By Sylvia Foley, AJN senior editor

Coffee Time (detail) / by S.M. Drawing used with permission of family.

When S.M., a 47-year-old resident at a facility for people with intellectual or developmental disabilities, started hitting himself in the left eye, his caregivers weren’t sure why. S.M., whose developmental quotient is equivalent to that of a two- or three-year-old, couldn’t tell them. Some thought he was frustrated at not being allowed to drink as much coffee as he wanted; others thought a recent decrease in his medication—quetiapine (Seroquel)—might be a factor. But a chart review revealed that both his father and brother had a history of cluster headaches. Was S.M.’s behavior an indicator of headache pain? How could clinicians best assess him?

In this month’s CE feature, authors Kathy Baldridge and Frank Andrasik provide an overview of pain assessment in people with intellectual or developmental disabilities, summarize the relevant research, and discuss the applicability of the American Society for Pain Management Nursing practice guidelines for assessing pain in nonverbal patients. The guidelines describe various behavioral pain assessment tools, some of which might be useful with S.M. and others like him. Other assessment methods include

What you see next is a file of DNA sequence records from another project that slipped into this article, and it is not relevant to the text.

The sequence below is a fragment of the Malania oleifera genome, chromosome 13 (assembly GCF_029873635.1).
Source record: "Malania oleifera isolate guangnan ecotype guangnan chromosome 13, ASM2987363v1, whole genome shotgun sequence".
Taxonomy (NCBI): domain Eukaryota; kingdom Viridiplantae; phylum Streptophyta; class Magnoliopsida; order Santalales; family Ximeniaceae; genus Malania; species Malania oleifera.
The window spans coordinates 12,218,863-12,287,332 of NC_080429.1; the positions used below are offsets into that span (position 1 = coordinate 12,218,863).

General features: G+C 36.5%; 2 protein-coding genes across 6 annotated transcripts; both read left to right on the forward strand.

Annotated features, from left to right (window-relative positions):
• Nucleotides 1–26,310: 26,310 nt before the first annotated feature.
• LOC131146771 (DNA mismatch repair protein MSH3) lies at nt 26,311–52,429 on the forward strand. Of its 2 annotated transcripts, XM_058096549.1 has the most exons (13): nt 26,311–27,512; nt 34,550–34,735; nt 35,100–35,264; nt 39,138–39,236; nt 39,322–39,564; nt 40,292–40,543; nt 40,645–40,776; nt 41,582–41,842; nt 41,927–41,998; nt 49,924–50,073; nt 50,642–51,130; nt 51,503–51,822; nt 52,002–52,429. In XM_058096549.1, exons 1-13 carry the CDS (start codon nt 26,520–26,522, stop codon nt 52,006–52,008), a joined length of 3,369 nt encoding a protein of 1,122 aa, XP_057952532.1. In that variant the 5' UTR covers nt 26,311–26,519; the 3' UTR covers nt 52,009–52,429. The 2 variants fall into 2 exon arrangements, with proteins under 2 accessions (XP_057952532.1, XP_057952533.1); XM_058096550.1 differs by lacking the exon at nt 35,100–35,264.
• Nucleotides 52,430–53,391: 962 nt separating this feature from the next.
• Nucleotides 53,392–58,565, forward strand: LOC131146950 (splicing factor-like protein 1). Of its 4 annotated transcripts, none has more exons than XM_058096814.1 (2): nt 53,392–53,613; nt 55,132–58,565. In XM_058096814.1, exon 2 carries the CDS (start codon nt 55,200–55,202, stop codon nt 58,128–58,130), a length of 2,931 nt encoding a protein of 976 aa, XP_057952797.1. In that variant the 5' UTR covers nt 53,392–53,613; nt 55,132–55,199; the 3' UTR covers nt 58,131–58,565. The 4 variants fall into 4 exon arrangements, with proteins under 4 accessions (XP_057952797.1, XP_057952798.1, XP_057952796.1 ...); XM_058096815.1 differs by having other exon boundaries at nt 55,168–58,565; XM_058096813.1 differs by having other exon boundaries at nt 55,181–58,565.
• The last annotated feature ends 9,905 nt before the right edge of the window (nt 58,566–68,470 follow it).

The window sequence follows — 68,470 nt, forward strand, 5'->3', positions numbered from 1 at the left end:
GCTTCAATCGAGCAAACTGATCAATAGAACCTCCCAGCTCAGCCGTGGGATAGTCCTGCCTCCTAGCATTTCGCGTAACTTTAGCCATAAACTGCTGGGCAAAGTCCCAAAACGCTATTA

a search for pathologic conditions or other problems or procedures known to cause pain; the observation of behaviors that might indicate pain; and the use of proxy reports (also called surrogate reports) by people who know the person best, whether family caregivers or professionals.

S.M. was encouraged to draw himself and what the “hurt” felt like; two of these drawings illustrate the article (a detail from one is shown above). The authors also profile one facility’s approach to pain assessment of its patients. And they discuss collaborative team solutions with AJN interim editor-in-chief Shawn Kennedy in this podcast interview.

Have you  faced the challenge of assessing pain in patients like S.M.?

Bookmark and Share